To The Trailer Users Out There - Sun Protection?

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ValleyForge
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To The Trailer Users Out There - Sun Protection?

Postby ValleyForge » Fri Oct 21, 2016 3:09 pm

I'm expecting an addition to the family, and the thought of a trailer/pram is looking mighty attractive.

How much sun protection do they afford? We're talking Brisbane here....
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Mububban
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Re: To The Trailer Users Out There - Sun Protection?

Postby Mububban » Fri Oct 21, 2016 11:39 pm

I've got a Pacific trailer that's probably 8 years old at a guess. It's got a big mesh opening for airflow and view for the kids, so it also lets a lot of sun through. I'm in WA.

I also found that the fabric back rest is very floppy unless you shove something like a backpack behind it to give it some support, so when my kids were under 3 years old they'd end up hunched over like a little old lady. The helmet exacerbated things by pushing their heads forward.

Maybe modern trailers/buggies have better designs, but I don't think your little one will be very comfy in it until they're not quite so little any more.
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bychosis
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Re: To The Trailer Users Out There - Sun Protection?

Postby bychosis » Sat Oct 22, 2016 7:23 am

Mububban wrote:I've got a Pacific trailer that's probably 8 years old at a guess. It's got a big mesh opening for airflow and view for the kids, so it also lets a lot of sun through. I'm in WA.

I also found that the fabric back rest is very floppy unless you shove something like a backpack behind it to give it some support, so when my kids were under 3 years old they'd end up hunched over like a little old lady. The helmet exacerbated things by pushing their heads forward.

Maybe modern trailers/buggies have better designs, but I don't think your little one will be very comfy in it until they're not quite so little any more.


Ditto. My kids only wore a helmet once or twice before I ditched the idea due to heads being pushed forwards and had to put a cushion in so they didn't slump too much.

When it was hot the mesh on the front allowed a nice breeze in the face, but being enclosed at the back kept it quite warm. I added a couple of bits of pool noodle to keep the rear vent open and allowed a breeze to flow. My littlest hated the clear plastic down, even in the cold.

Not sure about sun protection, never really worried about it as they sit shaded by the top, or can wear a hat.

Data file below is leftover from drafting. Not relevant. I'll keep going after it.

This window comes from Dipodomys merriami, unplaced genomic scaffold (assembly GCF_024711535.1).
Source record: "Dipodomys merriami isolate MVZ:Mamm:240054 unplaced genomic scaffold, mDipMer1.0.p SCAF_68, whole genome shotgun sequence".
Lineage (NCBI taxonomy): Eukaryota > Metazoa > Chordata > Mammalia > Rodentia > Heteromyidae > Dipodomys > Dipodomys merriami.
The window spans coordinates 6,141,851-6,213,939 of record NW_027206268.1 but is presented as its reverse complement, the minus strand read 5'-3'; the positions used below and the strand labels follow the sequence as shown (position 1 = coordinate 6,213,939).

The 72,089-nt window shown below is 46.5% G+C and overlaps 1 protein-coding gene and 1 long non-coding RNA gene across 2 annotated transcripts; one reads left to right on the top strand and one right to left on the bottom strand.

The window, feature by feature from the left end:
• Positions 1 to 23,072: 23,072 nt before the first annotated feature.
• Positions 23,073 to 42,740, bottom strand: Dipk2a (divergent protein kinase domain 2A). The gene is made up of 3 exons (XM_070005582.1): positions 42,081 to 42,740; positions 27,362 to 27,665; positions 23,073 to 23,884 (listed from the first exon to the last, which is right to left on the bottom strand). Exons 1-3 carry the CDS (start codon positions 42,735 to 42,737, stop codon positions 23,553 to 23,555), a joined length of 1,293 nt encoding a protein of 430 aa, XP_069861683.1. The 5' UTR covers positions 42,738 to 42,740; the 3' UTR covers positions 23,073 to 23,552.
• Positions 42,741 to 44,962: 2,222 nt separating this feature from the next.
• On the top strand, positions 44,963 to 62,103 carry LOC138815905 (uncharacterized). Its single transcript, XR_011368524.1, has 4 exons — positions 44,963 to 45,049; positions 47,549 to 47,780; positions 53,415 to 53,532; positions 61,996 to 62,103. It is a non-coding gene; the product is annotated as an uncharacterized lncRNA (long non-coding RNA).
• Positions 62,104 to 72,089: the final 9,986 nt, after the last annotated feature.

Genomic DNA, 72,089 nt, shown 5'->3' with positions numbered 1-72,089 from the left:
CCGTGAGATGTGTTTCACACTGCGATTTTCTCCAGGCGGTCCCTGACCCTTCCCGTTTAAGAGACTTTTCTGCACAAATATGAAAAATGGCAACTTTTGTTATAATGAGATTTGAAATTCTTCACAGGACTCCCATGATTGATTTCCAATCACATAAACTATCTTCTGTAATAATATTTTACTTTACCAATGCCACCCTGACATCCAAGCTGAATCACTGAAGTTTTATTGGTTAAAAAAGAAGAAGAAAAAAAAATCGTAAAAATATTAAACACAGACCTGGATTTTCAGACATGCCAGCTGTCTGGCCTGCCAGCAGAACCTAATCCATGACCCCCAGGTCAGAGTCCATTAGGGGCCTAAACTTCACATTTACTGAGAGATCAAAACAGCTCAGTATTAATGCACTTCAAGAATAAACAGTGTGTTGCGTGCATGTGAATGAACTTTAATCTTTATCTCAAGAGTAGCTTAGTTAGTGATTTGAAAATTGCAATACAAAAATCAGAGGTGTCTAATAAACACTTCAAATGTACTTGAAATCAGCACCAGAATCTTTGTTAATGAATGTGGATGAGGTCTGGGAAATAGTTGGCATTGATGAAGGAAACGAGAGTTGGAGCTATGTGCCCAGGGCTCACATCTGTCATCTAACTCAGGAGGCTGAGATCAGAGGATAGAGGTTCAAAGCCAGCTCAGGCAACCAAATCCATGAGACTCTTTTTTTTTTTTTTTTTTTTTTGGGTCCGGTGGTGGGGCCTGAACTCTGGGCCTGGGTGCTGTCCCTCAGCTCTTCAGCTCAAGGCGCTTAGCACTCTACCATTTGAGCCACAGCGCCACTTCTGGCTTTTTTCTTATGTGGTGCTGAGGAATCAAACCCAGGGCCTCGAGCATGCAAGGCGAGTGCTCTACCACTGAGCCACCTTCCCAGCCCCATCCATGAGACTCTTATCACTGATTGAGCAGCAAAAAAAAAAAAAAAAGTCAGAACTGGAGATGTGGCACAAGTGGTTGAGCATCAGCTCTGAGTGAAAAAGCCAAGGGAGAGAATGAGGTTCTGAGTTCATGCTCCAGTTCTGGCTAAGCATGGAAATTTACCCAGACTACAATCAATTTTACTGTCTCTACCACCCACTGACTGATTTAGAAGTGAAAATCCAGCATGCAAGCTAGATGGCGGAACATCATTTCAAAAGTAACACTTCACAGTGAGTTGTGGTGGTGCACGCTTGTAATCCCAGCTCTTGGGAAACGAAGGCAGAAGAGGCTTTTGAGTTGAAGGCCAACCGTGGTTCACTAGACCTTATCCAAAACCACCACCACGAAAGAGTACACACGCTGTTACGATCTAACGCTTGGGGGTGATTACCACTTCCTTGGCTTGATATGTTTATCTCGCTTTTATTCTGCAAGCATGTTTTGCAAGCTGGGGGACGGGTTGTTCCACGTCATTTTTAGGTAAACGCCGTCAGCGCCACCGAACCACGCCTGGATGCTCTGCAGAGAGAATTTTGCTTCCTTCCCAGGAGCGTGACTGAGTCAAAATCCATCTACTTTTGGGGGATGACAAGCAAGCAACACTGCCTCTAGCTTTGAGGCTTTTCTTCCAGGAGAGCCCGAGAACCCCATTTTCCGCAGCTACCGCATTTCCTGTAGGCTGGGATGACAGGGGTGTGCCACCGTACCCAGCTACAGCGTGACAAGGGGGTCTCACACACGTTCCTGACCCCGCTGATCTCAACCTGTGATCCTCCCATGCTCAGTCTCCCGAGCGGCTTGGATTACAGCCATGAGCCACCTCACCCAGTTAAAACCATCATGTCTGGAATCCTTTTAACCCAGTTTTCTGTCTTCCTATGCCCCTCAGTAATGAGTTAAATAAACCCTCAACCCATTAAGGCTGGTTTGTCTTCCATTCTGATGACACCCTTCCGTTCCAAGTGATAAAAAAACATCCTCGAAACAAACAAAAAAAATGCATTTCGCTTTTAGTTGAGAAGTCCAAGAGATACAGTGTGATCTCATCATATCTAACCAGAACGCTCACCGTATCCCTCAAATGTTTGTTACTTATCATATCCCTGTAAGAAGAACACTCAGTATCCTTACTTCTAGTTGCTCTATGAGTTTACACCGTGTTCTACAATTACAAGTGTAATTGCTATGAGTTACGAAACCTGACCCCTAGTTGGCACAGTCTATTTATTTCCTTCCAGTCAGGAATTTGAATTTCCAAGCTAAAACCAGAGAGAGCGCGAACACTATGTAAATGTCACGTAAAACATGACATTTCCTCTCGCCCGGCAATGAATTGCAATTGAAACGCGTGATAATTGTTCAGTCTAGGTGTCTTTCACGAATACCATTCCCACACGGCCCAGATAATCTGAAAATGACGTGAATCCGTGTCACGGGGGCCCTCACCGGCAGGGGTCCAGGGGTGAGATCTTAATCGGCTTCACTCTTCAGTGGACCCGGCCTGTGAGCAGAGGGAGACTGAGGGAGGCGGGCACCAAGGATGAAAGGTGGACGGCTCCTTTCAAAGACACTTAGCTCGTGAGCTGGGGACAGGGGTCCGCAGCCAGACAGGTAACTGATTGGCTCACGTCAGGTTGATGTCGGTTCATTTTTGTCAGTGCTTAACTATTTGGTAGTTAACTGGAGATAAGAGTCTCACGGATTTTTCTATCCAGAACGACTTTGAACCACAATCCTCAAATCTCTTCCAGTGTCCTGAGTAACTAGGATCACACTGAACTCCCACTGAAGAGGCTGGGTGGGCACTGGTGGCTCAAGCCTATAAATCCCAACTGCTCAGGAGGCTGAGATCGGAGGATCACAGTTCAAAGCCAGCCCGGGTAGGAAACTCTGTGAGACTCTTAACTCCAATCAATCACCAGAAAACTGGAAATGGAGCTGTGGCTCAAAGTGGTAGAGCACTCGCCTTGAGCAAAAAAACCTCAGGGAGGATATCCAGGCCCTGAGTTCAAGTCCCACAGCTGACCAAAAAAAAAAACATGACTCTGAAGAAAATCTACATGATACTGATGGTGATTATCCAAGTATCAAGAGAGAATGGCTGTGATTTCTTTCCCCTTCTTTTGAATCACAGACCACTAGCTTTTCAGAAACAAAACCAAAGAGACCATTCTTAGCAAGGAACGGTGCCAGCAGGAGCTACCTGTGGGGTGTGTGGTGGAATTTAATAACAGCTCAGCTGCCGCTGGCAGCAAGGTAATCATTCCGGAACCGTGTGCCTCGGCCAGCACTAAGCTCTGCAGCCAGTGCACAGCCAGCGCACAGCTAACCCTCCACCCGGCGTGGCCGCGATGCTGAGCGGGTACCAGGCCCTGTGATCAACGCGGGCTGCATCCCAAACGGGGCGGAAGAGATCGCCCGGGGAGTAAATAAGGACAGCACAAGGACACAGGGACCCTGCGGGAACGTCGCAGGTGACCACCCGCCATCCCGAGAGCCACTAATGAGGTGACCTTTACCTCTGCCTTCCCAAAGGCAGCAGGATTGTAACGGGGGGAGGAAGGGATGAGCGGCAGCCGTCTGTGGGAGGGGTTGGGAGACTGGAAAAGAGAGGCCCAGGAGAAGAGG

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ValleyForge
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Re: To The Trailer Users Out There - Sun Protection?

Postby ValleyForge » Sat Oct 22, 2016 6:12 pm

Thanks B & M.
It was just the seemingly unhappy combination of UV opaque fabric and this blocking view and airflow.
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MattyK
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Re: To The Trailer Users Out There - Sun Protection?

Postby MattyK » Tue Oct 25, 2016 10:15 am

We had a Croozer and opted for the extra sun shade that can be pulled forwards to provide a bit more coverage. I can't speak for other brands. Maybe sit the kids in one at a shop and think about it, especially for morning/afternoon sun at a low angle. It can get very hot inside a trailer if you keep the front window closed (and very cold if you don't - at least in Melbourne).

Congratulations btw.

ironhanglider
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Re: To The Trailer Users Out There - Sun Protection?

Postby ironhanglider » Wed Oct 26, 2016 9:56 pm

Since I am clearly a bad parent I didn't give sun protection a second thought. ValleyForge you do realise that you are a long way ahead in your thinking, unless you are planning on fitting some sort of capsule.

The law says that children in trailers must be fitted with a helmet. (I disagree with this but that discussion is off topic). As a result the child in question needs to be able to not just support their own head without whiplash from the bumps, but also the additional weight of the helmet. Kids need to be at least 12 months and possibly 18months old before their necks are strong enough.

As others have mentioned the bulk of a helmet also means that it sticks out behind their back, so the upright bit of the seat pushes their head forward. I used a 2-ring binder behind the children to provide support for the back, and create room for the helmet. Whilst the fancy trailers are without doubt better bits of kit, they are only used for about two years at the most, since most 4 year olds (and their parents) will prefer a trail-a-bike. On that basis I got a cheapie, and gave it away when it had outlived it's useful life for us. In my case my youngest moved onto the back of the tandem when he was two, with the eldest on a trail-a-bike behind.

http://s1253.photobucket.com/user/ironhanglider/media/53bae63e_1.jpg.html?sort=3&o=38

and that configuration lasted long enough to get them both onto their own bikes at the same time.

Cheers,

Cameron
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